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Issued at 15/09/2014 4:38pm. Valid till 17/09/2014 6pm

Two Thumbs

Mountain
Current avalanche advisory
High Alpine

Above 2000 meters

Alpine

1000 to 2000 meters

Sub Alpine

Below 1000 meters

Avalanche Danger Scale
Avalanche Danger Scale
Report TutorialPrint Reporthear report

Primary Avalanche Danger

Dangerous Aspects
high
Danger Rose
2
Highest Danger Rating
Likelihood
indicator
gauge
Certain
Likely
Unlikely
Size
indicator
gauge
Largest
Small
Trend
indicator
gauge
Increasing
No change
Decreasing
Time of day
clock
Time of day
All day
Alpine level
High Alpine: Above 2000m
Alpine: 1000 to 2000m
Low Alpine: Below 1000m
Description:
If any freshly deposited snow is encountered it could pay to check how well its stuck to the old surface especially on sheltered shady S or SE aspects near the divide where a layer of weak re-crystallised snow lies over a rain crust.

Secondary Avalanche Danger

Dangerous Aspects
high
Danger Rose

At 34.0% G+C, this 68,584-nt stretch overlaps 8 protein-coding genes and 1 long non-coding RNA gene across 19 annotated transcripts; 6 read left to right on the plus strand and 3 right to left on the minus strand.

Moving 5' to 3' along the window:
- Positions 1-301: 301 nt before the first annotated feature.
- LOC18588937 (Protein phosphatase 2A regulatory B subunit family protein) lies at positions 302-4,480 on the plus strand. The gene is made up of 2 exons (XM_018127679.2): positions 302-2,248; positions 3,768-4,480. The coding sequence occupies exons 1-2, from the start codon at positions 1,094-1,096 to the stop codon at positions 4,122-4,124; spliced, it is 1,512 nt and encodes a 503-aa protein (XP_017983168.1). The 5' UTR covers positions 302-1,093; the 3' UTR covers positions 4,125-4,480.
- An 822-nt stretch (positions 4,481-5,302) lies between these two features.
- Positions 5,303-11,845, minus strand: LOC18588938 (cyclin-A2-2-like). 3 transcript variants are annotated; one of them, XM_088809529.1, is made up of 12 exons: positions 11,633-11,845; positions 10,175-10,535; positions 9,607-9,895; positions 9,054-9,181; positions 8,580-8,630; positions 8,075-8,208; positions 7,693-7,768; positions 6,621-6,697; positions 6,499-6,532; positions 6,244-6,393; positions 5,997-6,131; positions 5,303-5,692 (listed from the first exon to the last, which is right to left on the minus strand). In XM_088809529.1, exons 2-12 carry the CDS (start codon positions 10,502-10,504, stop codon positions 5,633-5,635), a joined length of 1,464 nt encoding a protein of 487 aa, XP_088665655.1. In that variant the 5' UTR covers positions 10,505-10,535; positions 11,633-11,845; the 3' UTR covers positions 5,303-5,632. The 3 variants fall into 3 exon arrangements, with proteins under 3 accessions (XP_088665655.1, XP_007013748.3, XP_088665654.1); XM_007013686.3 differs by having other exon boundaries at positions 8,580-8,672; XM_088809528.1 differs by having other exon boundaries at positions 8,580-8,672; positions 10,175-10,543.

2
Highest Danger Rating
Likelihood
indicator
gauge
Certain
Likely
Unlikely
Size
indicator
gauge
Largest
Small
Trend
indicator
gauge
Increasing
No change
Decreasing
Time of day
clock
Time of day
All day
Alpine level
High Alpine: Above 2000m
Alpine: 1000 to 2000m
Low Alpine: Below 1000m
Description:
Small loose wet avalanches could initially run or be triggered by the weight of a single person. This danger will decrease as temperatures get colder.

Recent Avalanche Activity

Recent Avalanche Activity
no reports

Current Snowpack Conditions

Current Snowpack Conditions
Many slopes in the two thumbs are below threshold for avalanching especially at the Tekapo end. Isolated pockets of reactive windslab may exist on a few southerly aspects otherwise the snowpack is well settled and stable.

Mountain Weather

Mountain Weather
Drizzle and some rain through the night Monday and may linger for a time on Tuesday. Maybe a few cm's of new snow up high, particularly in the North and West


MetService
For more information go to: http://www.metservice.com/mountain/index

Sliding Danger

Slide For Life
long sliding falls are possible on compact or frozen spring snow.

Forecast by Dave McKinley

Mountain Safety Council
Avalanche Forecast Regions:
Mountain Safety Council managed websites
Mountainf Safety Council websiteAdventure Smart websiteNew Zealand Avalanche CenterNational Incedent Database website